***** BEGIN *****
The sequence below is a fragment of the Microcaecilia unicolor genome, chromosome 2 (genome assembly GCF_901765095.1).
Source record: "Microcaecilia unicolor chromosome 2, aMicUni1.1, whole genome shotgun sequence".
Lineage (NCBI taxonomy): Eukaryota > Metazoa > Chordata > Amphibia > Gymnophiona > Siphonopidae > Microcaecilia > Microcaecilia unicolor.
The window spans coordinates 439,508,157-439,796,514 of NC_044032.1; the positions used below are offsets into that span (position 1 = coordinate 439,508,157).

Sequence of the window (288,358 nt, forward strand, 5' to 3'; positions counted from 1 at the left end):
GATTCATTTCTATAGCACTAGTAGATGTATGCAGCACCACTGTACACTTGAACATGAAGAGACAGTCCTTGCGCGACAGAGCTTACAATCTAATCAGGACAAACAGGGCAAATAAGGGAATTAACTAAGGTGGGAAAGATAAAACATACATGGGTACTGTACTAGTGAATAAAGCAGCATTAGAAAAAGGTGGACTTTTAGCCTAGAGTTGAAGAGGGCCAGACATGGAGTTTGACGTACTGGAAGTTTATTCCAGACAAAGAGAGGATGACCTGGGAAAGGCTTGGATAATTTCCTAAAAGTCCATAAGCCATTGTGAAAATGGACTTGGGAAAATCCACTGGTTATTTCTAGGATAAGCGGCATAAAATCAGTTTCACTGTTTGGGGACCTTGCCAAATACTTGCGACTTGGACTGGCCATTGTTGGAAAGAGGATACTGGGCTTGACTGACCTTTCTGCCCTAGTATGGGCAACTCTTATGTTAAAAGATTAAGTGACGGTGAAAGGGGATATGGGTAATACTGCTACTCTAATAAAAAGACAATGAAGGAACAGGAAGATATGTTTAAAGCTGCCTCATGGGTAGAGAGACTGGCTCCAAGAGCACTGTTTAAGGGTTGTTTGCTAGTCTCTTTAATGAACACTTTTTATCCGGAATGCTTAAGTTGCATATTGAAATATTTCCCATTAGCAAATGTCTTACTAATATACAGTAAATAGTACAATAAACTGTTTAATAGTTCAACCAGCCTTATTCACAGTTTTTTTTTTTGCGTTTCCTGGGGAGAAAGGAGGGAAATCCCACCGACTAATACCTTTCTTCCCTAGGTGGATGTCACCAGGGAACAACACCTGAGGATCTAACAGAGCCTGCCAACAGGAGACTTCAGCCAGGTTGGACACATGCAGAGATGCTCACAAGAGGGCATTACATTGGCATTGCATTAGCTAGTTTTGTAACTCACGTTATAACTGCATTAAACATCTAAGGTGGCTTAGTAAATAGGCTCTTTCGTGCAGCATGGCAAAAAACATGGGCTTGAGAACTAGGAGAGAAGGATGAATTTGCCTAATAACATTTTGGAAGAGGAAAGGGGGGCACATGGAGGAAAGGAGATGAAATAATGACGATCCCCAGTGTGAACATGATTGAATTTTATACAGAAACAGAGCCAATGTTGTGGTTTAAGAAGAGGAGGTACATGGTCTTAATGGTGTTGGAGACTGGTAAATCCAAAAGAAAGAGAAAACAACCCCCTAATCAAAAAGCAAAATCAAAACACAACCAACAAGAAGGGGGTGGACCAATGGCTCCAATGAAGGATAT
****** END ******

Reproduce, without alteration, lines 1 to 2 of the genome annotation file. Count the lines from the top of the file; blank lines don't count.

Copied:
The sequence below is a fragment of the Microcaecilia unicolor genome, chromosome 2 (genome assembly GCF_901765095.1).
Source record: "Microcaecilia unicolor chromosome 2, aMicUni1.1, whole genome shotgun sequence".